Try, Try Again

February 20, 2023

I watch the British Police drama “Vera.” (In the US you can see it on PBS, but awhile back I started watching it on Britbox and think the episodes come in a bit earlier.) 

I watch it because I’m totally in love with Brenda Blethyn. She’s so amazing. But as I’ve already discussed on my blog, I don’t sketch women much. My style ages them. 

But when I’ve been watching “Vera” I have tried, since his first appearance in 2015, to sketch “DS Aiden Healy” Vera’s assistant, played by Kenny Doughty.

The problem with Doughty is that his features are too symmetrical. The proportions are too even. That’s really a task for me to do justice to on paper. I like a character actor any day. 

But after all the episodes of trying, the other day, just as I was finishing a handmade sketchbook with the Old Gutenberg paper for pages, I did this sketch of “Aiden” and it actually is starting to look like Doughty! Maybe it was doable because he’s got the scruffy beard going on these days?

Of course I’ve really aged him. But I figure in about 10 years he’ll look exactly like this.

It’s great fun to keep at something. It’s how we get to the perfect crumb in a loaf of bread, or the perfect brownie, or a tautly bound easily opened book, or a likeness.

We keep at it and eventually it happens. And all the while, if we remember to breathe, we enjoy each step of the journey, and the fun and learning, awareness and joy, it brings us.


And enjoy your process.



    • Tina Koyama
    • February 20, 2023

    Hi Roz! Since I know you enjoy portraiture, I’d like your thoughts on this: Ever since Inktober last year (so almost daily for almost 5 months), I’ve been making portraits based on Earthsworld’s photos. I had never seriously practiced portraiture before October. Initially my goal was to improve resemblance, but because I knew I could always eventually get to a good likeness if I took enough time, a secondary goal was to spend no more than about 15-30 minutes each. Now that I’ve made about 150, I can see definite improvements in resemblance, but now my goal is to be a little looser and fresher and not so “tight.” When I’m “tight,” I have a better chance of getting a likeness, but as soon as I become more expressive, it’s at the expense of resemblance. If you want to see what I’m doing, here’s a Flickr album where I’m putting all the portraits: Of course, I don’t show the reference photos, so you won’t be able to see whether I achieved a good resemblance, but I suppose that’s not important for this discussion. Here’s what I’m really getting at:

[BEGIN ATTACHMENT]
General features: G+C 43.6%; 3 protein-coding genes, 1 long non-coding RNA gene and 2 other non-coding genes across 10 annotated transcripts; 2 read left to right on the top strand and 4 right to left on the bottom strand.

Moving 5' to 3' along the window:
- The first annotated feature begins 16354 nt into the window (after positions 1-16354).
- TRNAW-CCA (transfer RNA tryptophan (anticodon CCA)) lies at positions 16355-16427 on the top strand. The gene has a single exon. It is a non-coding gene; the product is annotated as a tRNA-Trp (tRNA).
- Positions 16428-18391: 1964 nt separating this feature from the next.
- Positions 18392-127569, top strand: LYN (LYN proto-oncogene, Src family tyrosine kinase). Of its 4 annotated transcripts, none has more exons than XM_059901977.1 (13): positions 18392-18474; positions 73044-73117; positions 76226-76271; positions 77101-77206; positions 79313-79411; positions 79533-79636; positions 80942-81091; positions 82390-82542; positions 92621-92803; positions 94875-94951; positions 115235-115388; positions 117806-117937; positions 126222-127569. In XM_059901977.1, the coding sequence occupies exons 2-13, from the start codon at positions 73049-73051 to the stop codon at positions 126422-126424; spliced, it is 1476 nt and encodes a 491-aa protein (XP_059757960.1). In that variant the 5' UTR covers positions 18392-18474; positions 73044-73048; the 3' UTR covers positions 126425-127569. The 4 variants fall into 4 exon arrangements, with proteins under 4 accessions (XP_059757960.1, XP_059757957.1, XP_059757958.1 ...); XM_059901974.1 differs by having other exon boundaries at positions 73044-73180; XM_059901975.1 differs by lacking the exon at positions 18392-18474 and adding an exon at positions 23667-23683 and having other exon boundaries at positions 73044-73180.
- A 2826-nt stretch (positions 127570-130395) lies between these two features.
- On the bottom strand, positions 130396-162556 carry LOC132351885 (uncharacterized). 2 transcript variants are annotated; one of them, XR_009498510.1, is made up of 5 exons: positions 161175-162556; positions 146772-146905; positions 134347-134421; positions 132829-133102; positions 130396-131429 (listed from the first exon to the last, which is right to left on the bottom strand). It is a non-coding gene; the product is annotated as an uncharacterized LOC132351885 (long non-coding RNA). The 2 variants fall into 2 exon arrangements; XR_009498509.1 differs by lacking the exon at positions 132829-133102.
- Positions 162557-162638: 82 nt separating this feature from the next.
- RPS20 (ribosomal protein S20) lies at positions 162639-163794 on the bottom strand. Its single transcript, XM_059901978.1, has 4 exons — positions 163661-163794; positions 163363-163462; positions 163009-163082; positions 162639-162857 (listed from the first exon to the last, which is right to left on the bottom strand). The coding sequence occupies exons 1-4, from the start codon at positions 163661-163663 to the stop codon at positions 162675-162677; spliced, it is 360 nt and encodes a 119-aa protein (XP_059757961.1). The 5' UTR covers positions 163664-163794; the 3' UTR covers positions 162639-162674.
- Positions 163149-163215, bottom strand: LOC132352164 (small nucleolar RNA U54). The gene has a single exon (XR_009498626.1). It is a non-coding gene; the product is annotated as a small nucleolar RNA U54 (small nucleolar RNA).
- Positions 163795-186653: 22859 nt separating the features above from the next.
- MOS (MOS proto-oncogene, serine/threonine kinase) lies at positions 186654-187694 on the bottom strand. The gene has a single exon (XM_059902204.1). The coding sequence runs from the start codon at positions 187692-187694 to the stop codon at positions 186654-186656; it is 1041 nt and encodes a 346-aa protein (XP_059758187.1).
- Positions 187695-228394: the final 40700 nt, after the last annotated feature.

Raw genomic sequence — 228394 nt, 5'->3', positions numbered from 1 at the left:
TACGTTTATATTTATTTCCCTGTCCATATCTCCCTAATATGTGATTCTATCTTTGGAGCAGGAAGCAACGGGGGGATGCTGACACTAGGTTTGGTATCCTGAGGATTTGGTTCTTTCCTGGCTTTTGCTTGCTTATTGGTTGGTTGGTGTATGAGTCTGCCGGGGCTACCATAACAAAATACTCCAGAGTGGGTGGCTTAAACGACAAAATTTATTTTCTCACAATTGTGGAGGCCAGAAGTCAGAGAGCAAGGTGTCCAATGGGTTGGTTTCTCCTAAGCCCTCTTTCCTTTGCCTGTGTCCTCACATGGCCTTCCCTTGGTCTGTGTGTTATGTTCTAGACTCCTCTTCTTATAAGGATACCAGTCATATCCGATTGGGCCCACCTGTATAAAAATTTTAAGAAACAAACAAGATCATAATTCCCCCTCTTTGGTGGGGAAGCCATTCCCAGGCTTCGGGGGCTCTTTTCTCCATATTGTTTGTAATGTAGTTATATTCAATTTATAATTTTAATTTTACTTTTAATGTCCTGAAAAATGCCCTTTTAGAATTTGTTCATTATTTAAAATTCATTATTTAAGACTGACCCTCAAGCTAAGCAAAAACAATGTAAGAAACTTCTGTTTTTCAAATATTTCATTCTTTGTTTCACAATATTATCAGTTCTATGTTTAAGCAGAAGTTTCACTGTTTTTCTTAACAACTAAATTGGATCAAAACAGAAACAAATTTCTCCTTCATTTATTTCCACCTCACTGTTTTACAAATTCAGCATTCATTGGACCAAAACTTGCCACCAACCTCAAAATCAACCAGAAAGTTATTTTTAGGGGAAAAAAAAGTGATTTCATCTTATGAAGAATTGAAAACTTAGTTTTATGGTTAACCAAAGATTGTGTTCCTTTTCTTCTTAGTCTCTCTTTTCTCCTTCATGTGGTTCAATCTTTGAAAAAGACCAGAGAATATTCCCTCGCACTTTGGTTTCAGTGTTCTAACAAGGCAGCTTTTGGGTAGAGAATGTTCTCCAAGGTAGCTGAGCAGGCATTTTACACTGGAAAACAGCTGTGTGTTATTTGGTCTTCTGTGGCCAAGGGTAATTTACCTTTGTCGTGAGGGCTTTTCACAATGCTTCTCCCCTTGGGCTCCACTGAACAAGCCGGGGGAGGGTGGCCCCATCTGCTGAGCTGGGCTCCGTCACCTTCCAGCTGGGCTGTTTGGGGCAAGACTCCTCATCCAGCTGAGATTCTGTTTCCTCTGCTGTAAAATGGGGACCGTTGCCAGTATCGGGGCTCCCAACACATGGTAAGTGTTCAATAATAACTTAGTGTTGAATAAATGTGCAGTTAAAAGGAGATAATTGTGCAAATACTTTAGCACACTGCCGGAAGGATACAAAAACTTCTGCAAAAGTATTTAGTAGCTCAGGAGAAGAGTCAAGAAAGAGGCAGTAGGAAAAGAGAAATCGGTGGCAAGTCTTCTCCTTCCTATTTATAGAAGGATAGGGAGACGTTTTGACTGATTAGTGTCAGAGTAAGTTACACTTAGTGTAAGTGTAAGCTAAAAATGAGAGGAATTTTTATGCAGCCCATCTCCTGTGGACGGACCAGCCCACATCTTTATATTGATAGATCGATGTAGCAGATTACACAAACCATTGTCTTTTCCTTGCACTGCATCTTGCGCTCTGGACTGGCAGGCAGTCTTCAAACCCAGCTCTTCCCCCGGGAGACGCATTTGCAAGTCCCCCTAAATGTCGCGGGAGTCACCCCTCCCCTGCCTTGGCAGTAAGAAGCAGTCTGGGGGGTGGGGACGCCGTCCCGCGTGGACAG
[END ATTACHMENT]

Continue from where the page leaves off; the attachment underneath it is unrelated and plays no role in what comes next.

It bothers me that I am so hung up about likeness — I know it’s not the most important thing about portraiture — but I can’t seem to let it go. I feel like if I don’t at least try for resemblance, then I might as well be drawing faces from imagination. Any advice or thoughts on this?

    1. Reply

      Tina, sorry I couldn’t respond to this quickly, too much juggling here. But I was looking at my post for today over the weekend and I rewrote it to address your questions. I hope it’s of some interest to you, and I think the overall issues I addressed will be helpful for others who aren’t as steady in their drawing practice as you are.

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